Usually I wait to mount the Torqeedo until I reach smooth water inside a harbor. However, the morning I expected to reach Durban, South Africa, the ocean went flat for an hour, and I took advantage of the calm to mount the Torqeedo. After doing so, I tilted it out of the water, which necessitates removing what Torqeedo calls the tiller arm. Doing so exposes the connectors on the battery to the tiller arm and the drive shaft. The calm soon turned into a 55-knot gale that caused us to lie ahull for 36 hours, during which those connectors were repeatedly inundated. Not surprisingly, they subsequently failed. I bought a new Torqeedo, and it has always functioned properly.
UE Boom 2 Bluetooth speakers: These are waterproof and nearly indestructible, with good stereo sound via their app.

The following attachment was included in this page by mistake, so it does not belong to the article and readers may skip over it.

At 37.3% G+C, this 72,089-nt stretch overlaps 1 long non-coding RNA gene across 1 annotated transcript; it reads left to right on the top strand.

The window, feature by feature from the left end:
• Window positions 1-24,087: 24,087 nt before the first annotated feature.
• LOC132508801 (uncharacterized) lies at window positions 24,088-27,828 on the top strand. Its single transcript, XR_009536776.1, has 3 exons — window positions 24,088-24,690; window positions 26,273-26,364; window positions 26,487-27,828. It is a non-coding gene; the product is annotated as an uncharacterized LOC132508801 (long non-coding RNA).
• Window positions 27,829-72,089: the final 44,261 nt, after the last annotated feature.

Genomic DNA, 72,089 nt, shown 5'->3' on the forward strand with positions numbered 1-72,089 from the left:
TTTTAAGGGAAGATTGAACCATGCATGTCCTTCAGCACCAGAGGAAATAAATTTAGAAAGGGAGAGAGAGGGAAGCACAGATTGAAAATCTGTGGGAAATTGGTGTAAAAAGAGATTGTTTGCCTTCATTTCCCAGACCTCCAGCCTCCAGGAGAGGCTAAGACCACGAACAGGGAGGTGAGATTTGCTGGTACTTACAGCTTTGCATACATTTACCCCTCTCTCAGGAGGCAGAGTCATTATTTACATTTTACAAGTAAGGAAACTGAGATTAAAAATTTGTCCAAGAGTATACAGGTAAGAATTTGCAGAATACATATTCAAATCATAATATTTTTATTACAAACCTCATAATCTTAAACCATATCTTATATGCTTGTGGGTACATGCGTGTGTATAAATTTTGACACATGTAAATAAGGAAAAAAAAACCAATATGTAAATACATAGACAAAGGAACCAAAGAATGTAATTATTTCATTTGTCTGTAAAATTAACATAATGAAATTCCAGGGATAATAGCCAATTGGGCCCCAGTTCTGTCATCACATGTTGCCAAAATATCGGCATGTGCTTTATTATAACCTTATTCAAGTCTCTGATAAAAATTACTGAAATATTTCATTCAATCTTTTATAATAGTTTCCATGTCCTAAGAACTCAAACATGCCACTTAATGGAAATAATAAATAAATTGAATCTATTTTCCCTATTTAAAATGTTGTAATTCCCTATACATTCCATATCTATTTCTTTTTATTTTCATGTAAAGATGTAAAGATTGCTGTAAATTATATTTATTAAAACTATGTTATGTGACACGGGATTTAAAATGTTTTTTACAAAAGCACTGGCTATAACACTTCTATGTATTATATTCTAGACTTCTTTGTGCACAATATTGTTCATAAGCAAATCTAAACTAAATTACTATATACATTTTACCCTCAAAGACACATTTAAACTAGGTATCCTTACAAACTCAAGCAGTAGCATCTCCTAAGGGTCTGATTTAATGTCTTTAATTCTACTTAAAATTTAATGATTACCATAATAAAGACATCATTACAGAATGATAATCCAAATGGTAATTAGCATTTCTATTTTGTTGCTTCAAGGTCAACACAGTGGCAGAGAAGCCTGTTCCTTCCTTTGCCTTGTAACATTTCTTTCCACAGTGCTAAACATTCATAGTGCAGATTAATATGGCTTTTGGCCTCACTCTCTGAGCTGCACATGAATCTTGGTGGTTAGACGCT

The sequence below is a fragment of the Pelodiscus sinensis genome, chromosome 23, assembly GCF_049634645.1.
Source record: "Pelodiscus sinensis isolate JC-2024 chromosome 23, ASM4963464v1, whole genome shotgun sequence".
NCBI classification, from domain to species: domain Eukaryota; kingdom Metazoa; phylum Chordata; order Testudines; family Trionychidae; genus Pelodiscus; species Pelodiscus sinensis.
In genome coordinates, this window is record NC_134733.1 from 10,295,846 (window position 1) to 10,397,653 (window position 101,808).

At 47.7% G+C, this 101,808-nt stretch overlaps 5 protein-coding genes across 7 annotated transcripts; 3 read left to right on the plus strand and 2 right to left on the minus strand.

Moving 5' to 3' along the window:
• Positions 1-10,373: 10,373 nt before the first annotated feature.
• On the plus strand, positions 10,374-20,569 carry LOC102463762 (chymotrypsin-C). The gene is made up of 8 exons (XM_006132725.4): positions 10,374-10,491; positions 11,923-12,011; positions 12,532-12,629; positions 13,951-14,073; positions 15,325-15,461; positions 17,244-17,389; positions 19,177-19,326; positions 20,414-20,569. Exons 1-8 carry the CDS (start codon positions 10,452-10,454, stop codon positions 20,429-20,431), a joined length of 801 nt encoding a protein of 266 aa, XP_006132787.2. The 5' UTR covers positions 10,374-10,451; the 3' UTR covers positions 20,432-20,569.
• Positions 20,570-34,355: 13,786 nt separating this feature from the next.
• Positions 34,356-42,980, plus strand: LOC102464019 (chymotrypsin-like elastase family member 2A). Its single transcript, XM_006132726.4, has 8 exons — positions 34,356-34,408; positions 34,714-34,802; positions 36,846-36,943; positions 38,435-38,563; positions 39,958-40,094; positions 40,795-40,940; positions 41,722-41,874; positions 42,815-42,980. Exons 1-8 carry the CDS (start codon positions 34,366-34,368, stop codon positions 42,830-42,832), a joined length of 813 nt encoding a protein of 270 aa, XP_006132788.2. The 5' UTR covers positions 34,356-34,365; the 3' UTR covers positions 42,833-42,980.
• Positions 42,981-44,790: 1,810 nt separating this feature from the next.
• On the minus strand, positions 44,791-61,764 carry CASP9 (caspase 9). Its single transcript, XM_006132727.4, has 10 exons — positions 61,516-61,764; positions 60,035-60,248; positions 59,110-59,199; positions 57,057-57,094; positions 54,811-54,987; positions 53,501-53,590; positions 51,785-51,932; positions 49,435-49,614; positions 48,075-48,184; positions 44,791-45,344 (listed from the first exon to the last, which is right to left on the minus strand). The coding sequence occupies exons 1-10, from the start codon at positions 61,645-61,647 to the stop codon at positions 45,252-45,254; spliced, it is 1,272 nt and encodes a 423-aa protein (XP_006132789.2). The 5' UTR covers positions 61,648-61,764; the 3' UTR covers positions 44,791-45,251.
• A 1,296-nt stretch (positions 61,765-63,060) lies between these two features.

GoPro Hero 5 Black: This is the first GoPro I have liked. Linear mode gets rid of the distorted wide-angle curves, and the touchscreen makes going through menus painless. At the request of others, I began to shoot video halfway through the circumnavigation. I wish I had started from the beginning.
I also shot with my iPhone and a Nikon AW1. On the last full day of the voyage, I started to shoot a video with the Nikon. After a few minutes the battery died, so I shot the rest on the GoPro. Comparing the footage from both cameras afterward, the GoPro’s is dramatically superior.
What Didn’t Work
Aurinco solar panels: I had six 25-watt deck-mounted Aurinco solar panels. All failed. I replaced several. All replacements failed. Aurinco is no longer in business.
Tiller pilots: See above.